Showing posts with label FLSA Lawsuit. Show all posts
Showing posts with label FLSA Lawsuit. Show all posts

Friday, November 18, 2016

RULING EXPECTED NEXT WEEK IN LEGAL CHALLENGE TO INCREASED SALARY REQUIREMENT FOR FLSA “WHITE COLLAR” EXEMPTIONS



Back in May 2016, the U.S. Department of Labor ("DOL") issued its final rule, bumping the minimum salary level for white collar exemptions under the Fair Labor Standards Act ("FLSA") from $23,660 annually ($455 per week) to $47,476 annually ($913 per week). With the new standard slated to go into effect on December 1, 2016, employers have spent the last six months scrambling on how to comply with the new rule, which makes millions of formerly exempt employees now eligible for overtime under the FLSA.
 

Options available to employers include bumping employee salaries to meet the new minimum (not feasible in many cases), paying employees’ current salaries with overtime after 40 hours (increased expense), reorganizing schedules and workloads to avoid overtime, or adjusting hourly rates of pay to essentially maintain the same pay level by estimating potential overtime hours. For a more detailed explanation of the final rule, click on this link to read an article by my colleague Jessica Coco Huffman in Phelps Dunbar’s Baton Rouge, Louisiana Office. For a discussion and explanation of the FLSA white collar exemptions, click on this link.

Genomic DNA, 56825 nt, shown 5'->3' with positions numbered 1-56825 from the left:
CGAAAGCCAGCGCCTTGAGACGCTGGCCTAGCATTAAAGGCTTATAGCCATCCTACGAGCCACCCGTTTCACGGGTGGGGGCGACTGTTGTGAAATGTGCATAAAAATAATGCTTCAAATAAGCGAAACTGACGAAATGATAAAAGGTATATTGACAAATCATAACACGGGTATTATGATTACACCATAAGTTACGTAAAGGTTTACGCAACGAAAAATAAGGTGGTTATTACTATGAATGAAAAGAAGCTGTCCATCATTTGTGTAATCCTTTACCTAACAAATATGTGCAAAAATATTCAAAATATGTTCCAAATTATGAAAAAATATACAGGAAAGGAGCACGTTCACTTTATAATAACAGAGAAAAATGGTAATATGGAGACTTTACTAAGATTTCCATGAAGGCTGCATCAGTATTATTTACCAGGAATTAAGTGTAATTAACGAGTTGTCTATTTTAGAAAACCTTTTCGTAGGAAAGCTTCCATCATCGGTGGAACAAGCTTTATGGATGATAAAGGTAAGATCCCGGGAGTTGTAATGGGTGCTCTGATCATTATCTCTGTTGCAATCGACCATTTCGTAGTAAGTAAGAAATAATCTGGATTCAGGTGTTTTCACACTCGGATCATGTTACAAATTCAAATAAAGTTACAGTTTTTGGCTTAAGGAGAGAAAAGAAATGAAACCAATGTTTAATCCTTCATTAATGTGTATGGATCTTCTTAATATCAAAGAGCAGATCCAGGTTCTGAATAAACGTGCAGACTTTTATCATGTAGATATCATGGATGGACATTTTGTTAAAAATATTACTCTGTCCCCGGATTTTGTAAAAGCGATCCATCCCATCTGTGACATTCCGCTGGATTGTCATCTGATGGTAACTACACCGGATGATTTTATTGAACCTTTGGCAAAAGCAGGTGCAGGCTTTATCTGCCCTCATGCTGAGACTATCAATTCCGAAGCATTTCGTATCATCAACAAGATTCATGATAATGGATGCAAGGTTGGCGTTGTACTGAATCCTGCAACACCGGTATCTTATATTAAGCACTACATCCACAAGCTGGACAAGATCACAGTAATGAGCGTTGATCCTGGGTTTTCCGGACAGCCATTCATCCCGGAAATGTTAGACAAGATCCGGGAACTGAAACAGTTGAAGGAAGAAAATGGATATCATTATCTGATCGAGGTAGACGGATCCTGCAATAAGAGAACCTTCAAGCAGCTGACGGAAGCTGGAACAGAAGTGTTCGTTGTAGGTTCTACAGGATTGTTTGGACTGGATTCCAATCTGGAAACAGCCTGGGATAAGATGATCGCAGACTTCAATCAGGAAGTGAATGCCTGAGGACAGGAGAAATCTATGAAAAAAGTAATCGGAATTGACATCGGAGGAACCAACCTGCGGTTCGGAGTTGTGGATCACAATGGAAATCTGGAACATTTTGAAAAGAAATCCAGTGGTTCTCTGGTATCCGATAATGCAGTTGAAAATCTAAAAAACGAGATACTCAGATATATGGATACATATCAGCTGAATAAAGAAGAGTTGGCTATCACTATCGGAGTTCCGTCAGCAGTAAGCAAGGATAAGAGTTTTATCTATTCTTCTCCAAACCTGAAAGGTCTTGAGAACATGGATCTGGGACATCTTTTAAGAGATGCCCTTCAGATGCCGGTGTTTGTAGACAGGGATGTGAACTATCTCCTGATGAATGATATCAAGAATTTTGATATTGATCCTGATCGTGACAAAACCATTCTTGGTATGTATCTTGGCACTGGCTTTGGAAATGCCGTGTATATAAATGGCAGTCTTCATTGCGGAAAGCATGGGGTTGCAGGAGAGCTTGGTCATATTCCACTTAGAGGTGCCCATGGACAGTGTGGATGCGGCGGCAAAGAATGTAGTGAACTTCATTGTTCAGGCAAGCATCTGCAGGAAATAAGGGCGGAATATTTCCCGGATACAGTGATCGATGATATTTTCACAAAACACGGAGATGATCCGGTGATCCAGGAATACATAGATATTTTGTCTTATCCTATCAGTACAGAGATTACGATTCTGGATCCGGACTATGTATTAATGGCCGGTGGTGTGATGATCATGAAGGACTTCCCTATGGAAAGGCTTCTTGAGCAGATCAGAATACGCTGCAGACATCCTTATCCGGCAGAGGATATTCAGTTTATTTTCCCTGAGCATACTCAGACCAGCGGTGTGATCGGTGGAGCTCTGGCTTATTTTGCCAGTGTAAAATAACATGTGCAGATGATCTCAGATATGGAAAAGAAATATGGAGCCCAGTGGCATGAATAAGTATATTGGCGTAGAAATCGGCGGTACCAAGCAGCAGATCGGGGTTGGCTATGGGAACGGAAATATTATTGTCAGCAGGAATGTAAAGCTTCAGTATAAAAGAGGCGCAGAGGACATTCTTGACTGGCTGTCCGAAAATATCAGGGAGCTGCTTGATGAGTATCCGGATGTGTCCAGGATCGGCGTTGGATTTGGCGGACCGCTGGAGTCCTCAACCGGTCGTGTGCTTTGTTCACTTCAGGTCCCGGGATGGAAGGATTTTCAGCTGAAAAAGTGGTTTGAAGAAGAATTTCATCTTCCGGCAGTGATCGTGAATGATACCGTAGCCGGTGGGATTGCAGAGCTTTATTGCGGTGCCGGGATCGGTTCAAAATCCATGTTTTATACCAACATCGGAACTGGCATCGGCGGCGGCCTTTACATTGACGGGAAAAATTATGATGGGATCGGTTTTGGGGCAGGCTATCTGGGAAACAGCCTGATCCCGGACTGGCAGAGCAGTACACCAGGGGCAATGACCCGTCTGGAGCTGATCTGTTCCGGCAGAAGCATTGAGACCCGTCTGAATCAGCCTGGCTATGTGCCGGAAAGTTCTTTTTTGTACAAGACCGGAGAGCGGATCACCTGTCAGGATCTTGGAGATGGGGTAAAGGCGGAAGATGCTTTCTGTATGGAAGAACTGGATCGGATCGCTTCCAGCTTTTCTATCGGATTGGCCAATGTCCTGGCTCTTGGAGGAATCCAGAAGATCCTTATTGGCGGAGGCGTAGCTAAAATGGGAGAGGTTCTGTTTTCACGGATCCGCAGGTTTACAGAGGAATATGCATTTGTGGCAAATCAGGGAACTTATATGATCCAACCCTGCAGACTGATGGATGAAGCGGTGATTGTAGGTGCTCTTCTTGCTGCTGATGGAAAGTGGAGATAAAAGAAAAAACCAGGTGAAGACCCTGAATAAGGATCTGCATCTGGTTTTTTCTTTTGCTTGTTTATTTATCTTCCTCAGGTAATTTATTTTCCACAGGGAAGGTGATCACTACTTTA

However, 21 states filed a lawsuit against the DOL, seeking to block the implementation of the new salary requirement prior to it going into effect, because of the heavy burden it would place on state budgets An injunction hearing was held November 16, 2016 in the United States District Court for the Eastern District of Texas. At the hearing, issues addressed included the DOL’s authority to make the change, the appropriateness of a nationwide injunction, and the impact on the incoming Administration. Following the hearing, the federal Judge in the case stated he was taking the matter under advisement, and expects to have a ruling on the requested injunction on Tuesday, November 22, 2016.
 

Reading the tea leaves, I think it is unlikely the Court will issue the injunction this late in the game. The federal Judge hearing the case, Amos L. Mazzant III, is an appointee of President Obama, who initially pushed for the change. However, after our tumultuous roller-coaster ride of a political season, the only sure bet is to see what happens next Tuesday.
 

If the unlikely actually happens, I expect an enormous sigh of relief from many employers, tinged with annoyance and aggravation over six months spent preparing for a rule that never went into effect.
 
 
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